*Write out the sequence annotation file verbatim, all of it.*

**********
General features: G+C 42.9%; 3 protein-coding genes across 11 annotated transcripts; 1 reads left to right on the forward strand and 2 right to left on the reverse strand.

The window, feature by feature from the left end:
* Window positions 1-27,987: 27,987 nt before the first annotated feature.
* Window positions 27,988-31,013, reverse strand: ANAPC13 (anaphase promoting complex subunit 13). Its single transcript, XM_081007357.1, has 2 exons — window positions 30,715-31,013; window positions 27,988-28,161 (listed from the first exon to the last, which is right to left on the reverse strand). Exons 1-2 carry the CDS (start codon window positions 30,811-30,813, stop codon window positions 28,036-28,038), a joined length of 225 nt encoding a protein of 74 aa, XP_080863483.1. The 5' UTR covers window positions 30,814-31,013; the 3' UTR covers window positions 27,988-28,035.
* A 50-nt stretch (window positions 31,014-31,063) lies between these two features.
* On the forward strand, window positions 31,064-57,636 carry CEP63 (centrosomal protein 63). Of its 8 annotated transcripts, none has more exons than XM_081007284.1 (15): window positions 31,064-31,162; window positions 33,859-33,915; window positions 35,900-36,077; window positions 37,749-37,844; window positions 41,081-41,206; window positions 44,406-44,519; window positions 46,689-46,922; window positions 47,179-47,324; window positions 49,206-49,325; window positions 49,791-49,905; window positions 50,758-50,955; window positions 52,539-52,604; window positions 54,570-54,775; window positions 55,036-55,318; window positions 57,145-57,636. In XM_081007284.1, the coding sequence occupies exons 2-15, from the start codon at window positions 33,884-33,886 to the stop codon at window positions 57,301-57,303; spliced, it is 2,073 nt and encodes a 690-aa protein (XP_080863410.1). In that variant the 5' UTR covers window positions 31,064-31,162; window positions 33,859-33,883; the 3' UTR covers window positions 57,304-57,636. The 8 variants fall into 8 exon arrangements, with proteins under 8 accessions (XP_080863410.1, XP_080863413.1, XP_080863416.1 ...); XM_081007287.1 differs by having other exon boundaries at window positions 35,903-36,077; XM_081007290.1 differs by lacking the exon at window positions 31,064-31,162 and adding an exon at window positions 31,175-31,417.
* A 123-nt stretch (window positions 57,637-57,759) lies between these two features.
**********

General features: G+C 42.9%; 3 protein-coding genes across 11 annotated transcripts; 1 reads left to right on the forward strand and 2 right to left on the reverse strand.

The window, feature by feature from the left end:
* Window positions 1-27,987: 27,987 nt before the first annotated feature.
* Window positions 27,988-31,013, reverse strand: ANAPC13 (anaphase promoting complex subunit 13). Its single transcript, XM_081007357.1, has 2 exons — window positions 30,715-31,013; window positions 27,988-28,161 (listed from the first exon to the last, which is right to left on the reverse strand). Exons 1-2 carry the CDS (start codon window positions 30,811-30,813, stop codon window positions 28,036-28,038), a joined length of 225 nt encoding a protein of 74 aa, XP_080863483.1. The 5' UTR covers window positions 30,814-31,013; the 3' UTR covers window positions 27,988-28,035.
* A 50-nt stretch (window positions 31,014-31,063) lies between these two features.
* On the forward strand, window positions 31,064-57,636 carry CEP63 (centrosomal protein 63). Of its 8 annotated transcripts, none has more exons than XM_081007284.1 (15): window positions 31,064-31,162; window positions 33,859-33,915; window positions 35,900-36,077; window positions 37,749-37,844; window positions 41,081-41,206; window positions 44,406-44,519; window positions 46,689-46,922; window positions 47,179-47,324; window positions 49,206-49,325; window positions 49,791-49,905; window positions 50,758-50,955; window positions 52,539-52,604; window positions 54,570-54,775; window positions 55,036-55,318; window positions 57,145-57,636. In XM_081007284.1, the coding sequence occupies exons 2-15, from the start codon at window positions 33,884-33,886 to the stop codon at window positions 57,301-57,303; spliced, it is 2,073 nt and encodes a 690-aa protein (XP_080863410.1). In that variant the 5' UTR covers window positions 31,064-31,162; window positions 33,859-33,883; the 3' UTR covers window positions 57,304-57,636. The 8 variants fall into 8 exon arrangements, with proteins under 8 accessions (XP_080863410.1, XP_080863413.1, XP_080863416.1 ...); XM_081007287.1 differs by having other exon boundaries at window positions 35,903-36,077; XM_081007290.1 differs by lacking the exon at window positions 31,064-31,162 and adding an exon at window positions 31,175-31,417.
* A 123-nt stretch (window positions 57,637-57,759) lies between these two features.